Monday, 31 August 2015

Review: Supervision by Alison Stine

Goodreads 
400 pages, Published April 9th 2015 by HarperVoyager

Goodreads synopsis:

Something is wrong with Esmé. 

Kicked out of school in New York, she's sent to live with her grandmother in a small Appalachian town. But something is wrong with the grandmother Ez hasn't seen for years; she leaves at midnight, carrying a big black bag. Something is wrong with her grandmother's house, a decrepit mansion full of stray cats, stairs that lead to nowhere, beds that unmake themselves. Something is wrong in the town where a kid disappears every year, where a whistle sounds at night but no train arrives.

And something is wrong with the friendly neighbor Ez's age with black curls and blue eyes: He's dead.
 

(I was given an ARC from NetGalley in exchange for an honest review.)

3 Stars

This book is a bit difficult to describe as so many parts are quite original but just a little confusing, as well. Esme Wong has gotten into a mess of trouble and is banished to live with her grandmother in a large house in a small town. Everything seems pretty normal, until Esme notices that not only has no one spoken to her, but people have tried to sit on her a couple of times. Now that just isn't right.

She is able to call her sister back home, but here in town is another story. Even her grandmother doesn't seem to ever see or hear her. As things get creepier, Esme meets a couple of teens, Tom and Clara, who turn out to be long dead and haunting the area. There are a few other ghosts as well, some not as nice as others.

The story has a little bit of a "Secret Garden" feel at times with the large house and the maid named Martha. A scene featuring an apple in the school cafeteria is reminiscent of a scene in Twilight, and I also got a strong Winchester Mystery House feeling with the stairs that lead to ceilings and the Builder who keeps on building. I've been to the Winchester Mystery House a couple of times and there's a fountain outside it that reminded me of the pond in the story.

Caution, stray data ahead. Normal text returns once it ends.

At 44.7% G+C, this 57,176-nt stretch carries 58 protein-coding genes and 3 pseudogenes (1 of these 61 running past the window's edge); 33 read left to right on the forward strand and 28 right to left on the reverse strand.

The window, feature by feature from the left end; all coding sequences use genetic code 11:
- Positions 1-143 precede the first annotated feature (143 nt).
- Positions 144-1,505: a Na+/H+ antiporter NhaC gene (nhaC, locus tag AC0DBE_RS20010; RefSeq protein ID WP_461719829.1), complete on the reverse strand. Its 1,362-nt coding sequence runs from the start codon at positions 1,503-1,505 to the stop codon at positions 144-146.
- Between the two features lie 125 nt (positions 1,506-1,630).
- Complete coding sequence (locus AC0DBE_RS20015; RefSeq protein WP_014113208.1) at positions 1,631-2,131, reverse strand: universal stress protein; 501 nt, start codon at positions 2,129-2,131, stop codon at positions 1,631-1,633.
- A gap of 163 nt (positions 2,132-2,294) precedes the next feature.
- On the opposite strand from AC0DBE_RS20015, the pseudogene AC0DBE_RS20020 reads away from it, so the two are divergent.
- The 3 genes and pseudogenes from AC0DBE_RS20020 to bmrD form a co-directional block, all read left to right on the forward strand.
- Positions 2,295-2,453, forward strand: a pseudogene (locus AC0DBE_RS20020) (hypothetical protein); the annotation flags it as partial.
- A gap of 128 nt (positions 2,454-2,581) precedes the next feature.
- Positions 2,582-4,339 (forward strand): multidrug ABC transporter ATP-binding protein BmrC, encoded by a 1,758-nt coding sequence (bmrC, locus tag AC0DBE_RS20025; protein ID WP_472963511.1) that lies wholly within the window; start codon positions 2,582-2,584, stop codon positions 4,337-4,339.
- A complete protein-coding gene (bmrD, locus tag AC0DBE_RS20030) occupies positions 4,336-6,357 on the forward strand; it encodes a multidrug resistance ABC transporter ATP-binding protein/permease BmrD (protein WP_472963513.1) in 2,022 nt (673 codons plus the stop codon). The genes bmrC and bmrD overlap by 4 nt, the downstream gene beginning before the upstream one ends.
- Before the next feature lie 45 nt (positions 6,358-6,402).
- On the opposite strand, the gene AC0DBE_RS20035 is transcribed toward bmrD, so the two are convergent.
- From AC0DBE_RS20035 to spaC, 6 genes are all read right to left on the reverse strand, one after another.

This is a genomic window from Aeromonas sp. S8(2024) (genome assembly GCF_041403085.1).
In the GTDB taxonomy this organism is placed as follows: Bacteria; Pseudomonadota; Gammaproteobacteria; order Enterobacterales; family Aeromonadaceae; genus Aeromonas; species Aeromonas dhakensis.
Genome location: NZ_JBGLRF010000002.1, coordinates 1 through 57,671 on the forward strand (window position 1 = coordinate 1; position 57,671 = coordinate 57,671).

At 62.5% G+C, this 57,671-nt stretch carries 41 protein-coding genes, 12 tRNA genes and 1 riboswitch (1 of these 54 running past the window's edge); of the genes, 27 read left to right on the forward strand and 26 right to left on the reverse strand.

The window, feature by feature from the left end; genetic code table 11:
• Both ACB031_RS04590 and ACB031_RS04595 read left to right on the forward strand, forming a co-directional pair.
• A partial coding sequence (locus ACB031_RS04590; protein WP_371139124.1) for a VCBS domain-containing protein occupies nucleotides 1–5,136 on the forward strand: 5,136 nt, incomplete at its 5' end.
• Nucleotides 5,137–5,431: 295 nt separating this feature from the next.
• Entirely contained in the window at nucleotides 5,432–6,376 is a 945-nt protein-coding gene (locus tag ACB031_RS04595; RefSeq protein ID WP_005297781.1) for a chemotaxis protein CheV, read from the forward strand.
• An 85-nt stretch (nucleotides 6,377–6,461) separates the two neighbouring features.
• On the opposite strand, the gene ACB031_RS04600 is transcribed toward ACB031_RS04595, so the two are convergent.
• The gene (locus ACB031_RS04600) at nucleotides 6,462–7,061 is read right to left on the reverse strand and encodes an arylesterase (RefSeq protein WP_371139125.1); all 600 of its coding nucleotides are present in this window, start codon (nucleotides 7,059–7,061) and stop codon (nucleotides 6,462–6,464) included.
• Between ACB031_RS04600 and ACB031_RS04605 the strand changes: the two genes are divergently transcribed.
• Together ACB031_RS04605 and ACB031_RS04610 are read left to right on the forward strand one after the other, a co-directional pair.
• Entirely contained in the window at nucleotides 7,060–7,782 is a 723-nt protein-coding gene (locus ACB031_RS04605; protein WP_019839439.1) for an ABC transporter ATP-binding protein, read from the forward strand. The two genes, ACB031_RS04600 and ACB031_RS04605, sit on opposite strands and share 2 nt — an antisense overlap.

The atmosphere is sufficiently creepy and the story carries a good level of suspense. I do most of my reading late at night, and actually felt uneasy while reading Supervision, so if you like a little creepy-factor, this one hits the mark.

Esme eventually has to deal with some very strange goings on concerning her place in the world. At first, Tom and Clara tell her she's dead like they are. How else could they see and talk to each other? But no, that isn't exactly the case because Esme's family are quite gifted in diverse ways when it comes to the supernatural. Her grandmother can hear spirits, and her sister can sort of see them (well, at least parts of them at times.) What's happened is that Esme has received her gift early, and because of its strength, it's just not working properly.

The Stationmaster is the villain of the novel, an angry entity who goes around trying to kill (and re-kill) children, just for kicks. I think he is the most confusing of all the characters, especially in the denouement. I don't want to spoil the ending, but it's hard to wrap your head around. The title of the book comes into play in an incredibly weird way, and I'm still trying to make sense of it. I feel unsatisfied with the way the Stationmaster's story plays out, and we really need more information on who he is and why he does what he does. The action scenes involving him with his ever present and ominous lantern are solid, and he is a menacing figure who presents constant danger. 

There's a little side romance between Esme and Tom that never overpowers the book and is nicely paced. A couple of the minor ghosts also get a suitably minor love story as well. 

Stine's writing is fairly strong, but there are problems with the plot and character development. Everyone could have used just a little more fleshing out, and the overall tension builds and builds, only to leave you scratching your head at the way the Stationmaster is dealt with. He keeps insisting that Esme needs "manners" for half the book, but his reasoning isn't sufficiently explained. 

Some of the mechanics of the world were difficult as well, like how the "work of the dead" undoes itself. This can work on a small level, but at one point we watch as entire buildings un-build themselves even in the presence of the living. And the ghosts tend to re-live their deaths but also seem to have a choice whether to "participate". 

I must say I definitely don't often find books like this with Chinese heroines, so that was a plus for diversity. I don't know if Stine wanted to keep it on the down low, but Esme's race and ancestry is just mentioned a few times and doesn't really factor in with the plot. 

This is a first book and I have high hopes that Stine will grow in her craft. Supervision is an entertaining read but definitely has some plot holes (some of which can be overlooked) and could use a little polishing up.